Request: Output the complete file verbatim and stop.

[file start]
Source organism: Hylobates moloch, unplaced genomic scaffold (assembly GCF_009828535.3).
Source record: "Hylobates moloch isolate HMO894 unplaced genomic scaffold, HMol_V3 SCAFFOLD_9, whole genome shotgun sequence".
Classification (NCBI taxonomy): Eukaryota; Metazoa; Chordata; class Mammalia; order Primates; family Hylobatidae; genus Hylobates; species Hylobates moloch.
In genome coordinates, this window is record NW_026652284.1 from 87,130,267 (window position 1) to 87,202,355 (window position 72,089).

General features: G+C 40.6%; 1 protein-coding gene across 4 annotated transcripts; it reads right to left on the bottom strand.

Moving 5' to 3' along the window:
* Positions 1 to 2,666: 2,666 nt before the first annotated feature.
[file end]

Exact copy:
Source organism: Hylobates moloch, unplaced genomic scaffold (assembly GCF_009828535.3).
Source record: "Hylobates moloch isolate HMO894 unplaced genomic scaffold, HMol_V3 SCAFFOLD_9, whole genome shotgun sequence".
Classification (NCBI taxonomy): Eukaryota; Metazoa; Chordata; class Mammalia; order Primates; family Hylobatidae; genus Hylobates; species Hylobates moloch.
In genome coordinates, this window is record NW_026652284.1 from 87,130,267 (window position 1) to 87,202,355 (window position 72,089).

General features: G+C 40.6%; 1 protein-coding gene across 4 annotated transcripts; it reads right to left on the bottom strand.

Moving 5' to 3' along the window:
* Positions 1 to 2,666: 2,666 nt before the first annotated feature.